The NFL has 32 sponsors that pay tens of millions of dollars for industry exclusive league-wide marketing rights. Some have questioned their deals due to domestic violence problems. The NFL now faces another scandal over chronic traumatic encephalopathy (CTE), which appears to be a byproduct of the battering of player’s heads during practices and games. Few of the brands have tens of thousands of retail outlets, which makes it harder for a major protest to affect a sponsor’s sales quickly. One exception is McDonald’s Corp. (NYSE: MCD), which has over 14,000 locations.
McDonald’s already has weathered the huge issue of the effect its food has on its customers. This has caused it to shift to some menu items that are considered “healthy.” And the trouble over its menu has not entirely abated.
Many sponsors offer products via stores that sell many other products. This includes PepsiCo Inc. (NYSE: PEP) (which has NFL deals for Pepsi, Frito Lay, Gatorade and Quaker Oats), Anheuser-Busch InBev S.A./N.V. (NYSE: BUD) and Campbell’s Soup Co. (NYSE: CPB). Others, which include Visa Inc. (NYSE: V), have no outlets of their own and count on banks for distribution. Consumers can mount protests against the brands, but it is difficult to take them on in a way that hurts sales much.
One issue with the NFL’s treatment of CTE problems is that the league denied the issue for some time. Another is criticism over the size of a fund to help players who suffered from concussions. The amount was $765 million. Another was a New York Times story about “flawed concussion research.” And finally, Jeff Miller, the NFL’s senior vice president for health and safety policy, admitted the link between football and head injuries.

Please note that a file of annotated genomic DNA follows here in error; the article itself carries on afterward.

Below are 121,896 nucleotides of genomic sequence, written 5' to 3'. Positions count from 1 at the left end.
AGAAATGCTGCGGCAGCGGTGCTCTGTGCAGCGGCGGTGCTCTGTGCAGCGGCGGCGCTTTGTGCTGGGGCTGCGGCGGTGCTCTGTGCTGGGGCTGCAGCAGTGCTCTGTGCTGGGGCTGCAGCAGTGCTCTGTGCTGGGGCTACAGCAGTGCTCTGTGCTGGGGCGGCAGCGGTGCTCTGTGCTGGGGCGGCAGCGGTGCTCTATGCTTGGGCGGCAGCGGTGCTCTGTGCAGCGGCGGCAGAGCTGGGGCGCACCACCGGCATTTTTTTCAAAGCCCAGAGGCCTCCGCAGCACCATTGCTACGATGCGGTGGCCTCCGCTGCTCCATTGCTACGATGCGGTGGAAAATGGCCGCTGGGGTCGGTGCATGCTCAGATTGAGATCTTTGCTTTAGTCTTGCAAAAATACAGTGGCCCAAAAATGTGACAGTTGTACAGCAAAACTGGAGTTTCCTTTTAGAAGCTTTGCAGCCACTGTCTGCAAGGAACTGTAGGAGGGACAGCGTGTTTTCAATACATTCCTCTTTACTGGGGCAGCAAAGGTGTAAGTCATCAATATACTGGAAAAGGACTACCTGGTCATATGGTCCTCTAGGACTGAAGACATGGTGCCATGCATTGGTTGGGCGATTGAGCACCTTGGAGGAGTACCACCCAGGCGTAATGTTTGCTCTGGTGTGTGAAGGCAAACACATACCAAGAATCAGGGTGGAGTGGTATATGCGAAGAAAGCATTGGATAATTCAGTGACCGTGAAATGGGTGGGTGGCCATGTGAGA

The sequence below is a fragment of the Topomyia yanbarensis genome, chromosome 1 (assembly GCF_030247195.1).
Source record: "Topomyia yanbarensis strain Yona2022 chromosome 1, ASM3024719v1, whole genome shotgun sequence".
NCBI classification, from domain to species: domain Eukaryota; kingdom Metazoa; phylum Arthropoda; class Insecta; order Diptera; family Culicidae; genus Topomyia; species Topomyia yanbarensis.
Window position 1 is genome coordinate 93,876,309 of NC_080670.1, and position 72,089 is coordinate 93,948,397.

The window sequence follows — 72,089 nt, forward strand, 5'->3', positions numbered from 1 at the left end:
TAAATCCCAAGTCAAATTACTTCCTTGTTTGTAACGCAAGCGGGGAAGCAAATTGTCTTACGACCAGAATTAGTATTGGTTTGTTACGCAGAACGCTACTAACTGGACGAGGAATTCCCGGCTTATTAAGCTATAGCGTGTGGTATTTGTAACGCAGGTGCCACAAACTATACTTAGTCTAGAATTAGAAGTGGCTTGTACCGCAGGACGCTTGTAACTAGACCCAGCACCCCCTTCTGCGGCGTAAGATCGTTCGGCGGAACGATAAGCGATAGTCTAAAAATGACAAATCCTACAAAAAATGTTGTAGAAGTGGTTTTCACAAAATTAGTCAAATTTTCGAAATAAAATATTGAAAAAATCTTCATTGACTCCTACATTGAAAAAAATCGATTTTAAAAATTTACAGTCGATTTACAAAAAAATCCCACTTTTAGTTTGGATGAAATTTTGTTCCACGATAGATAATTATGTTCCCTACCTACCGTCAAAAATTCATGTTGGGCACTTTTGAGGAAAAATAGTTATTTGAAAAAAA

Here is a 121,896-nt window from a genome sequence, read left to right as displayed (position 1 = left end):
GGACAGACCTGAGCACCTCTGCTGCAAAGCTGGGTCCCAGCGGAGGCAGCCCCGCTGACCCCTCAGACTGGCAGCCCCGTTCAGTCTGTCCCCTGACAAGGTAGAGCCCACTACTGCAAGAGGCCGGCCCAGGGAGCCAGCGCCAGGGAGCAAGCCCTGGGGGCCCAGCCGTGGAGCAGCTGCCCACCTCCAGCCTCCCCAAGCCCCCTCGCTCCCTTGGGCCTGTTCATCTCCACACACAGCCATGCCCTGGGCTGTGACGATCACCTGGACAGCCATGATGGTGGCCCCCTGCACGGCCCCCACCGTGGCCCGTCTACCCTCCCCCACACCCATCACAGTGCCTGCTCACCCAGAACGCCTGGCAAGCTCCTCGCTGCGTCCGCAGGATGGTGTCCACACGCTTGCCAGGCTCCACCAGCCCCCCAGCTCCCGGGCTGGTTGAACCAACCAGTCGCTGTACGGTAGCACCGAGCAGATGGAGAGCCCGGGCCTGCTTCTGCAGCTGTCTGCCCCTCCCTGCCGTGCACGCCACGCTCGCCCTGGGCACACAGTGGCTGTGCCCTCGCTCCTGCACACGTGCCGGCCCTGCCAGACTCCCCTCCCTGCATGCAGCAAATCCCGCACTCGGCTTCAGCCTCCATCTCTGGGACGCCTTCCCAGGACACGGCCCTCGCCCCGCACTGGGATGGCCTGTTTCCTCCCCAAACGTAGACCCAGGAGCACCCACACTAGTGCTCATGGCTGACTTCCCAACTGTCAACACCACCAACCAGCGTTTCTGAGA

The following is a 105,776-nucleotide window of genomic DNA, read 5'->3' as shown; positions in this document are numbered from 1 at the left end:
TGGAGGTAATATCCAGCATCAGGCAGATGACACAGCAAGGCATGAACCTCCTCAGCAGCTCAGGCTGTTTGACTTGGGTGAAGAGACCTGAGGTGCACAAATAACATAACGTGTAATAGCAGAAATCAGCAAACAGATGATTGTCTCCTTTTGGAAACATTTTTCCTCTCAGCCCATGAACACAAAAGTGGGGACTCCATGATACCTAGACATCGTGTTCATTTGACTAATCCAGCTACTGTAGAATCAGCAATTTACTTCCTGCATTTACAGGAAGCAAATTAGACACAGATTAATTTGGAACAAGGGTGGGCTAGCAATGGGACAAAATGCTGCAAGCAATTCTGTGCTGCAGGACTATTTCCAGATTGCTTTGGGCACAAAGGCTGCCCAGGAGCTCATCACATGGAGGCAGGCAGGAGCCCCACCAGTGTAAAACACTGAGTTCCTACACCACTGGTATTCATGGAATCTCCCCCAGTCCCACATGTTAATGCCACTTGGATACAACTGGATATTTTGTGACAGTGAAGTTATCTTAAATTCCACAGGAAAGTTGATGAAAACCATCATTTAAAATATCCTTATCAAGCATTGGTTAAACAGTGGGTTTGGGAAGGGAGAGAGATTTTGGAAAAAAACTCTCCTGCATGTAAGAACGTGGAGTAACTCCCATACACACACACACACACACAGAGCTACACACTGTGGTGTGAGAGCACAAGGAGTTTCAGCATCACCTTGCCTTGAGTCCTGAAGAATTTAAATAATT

At some point, sponsors will be affected by all of the extremely negative press, and their PR executives and senior managements look carefully at whether the exposure given them by NFL sponsorships is offset by the exposure of the toll professional football takes on its players. This has only gotten worse with revelations of the debilitating health issues that have destroyed the lives some of the NFL’s most famous players.
Who leaves the NFL, if any sponsor leaves at all? Among those most at risk is a company that touches millions of customers via its own outlets every day. That would be McDonald’s above all others, along with the franchisees who own most of its U.S. locations. Protesters can block entrances to its stores in attempt to put pressure on NFL owners. All of this endangers sales.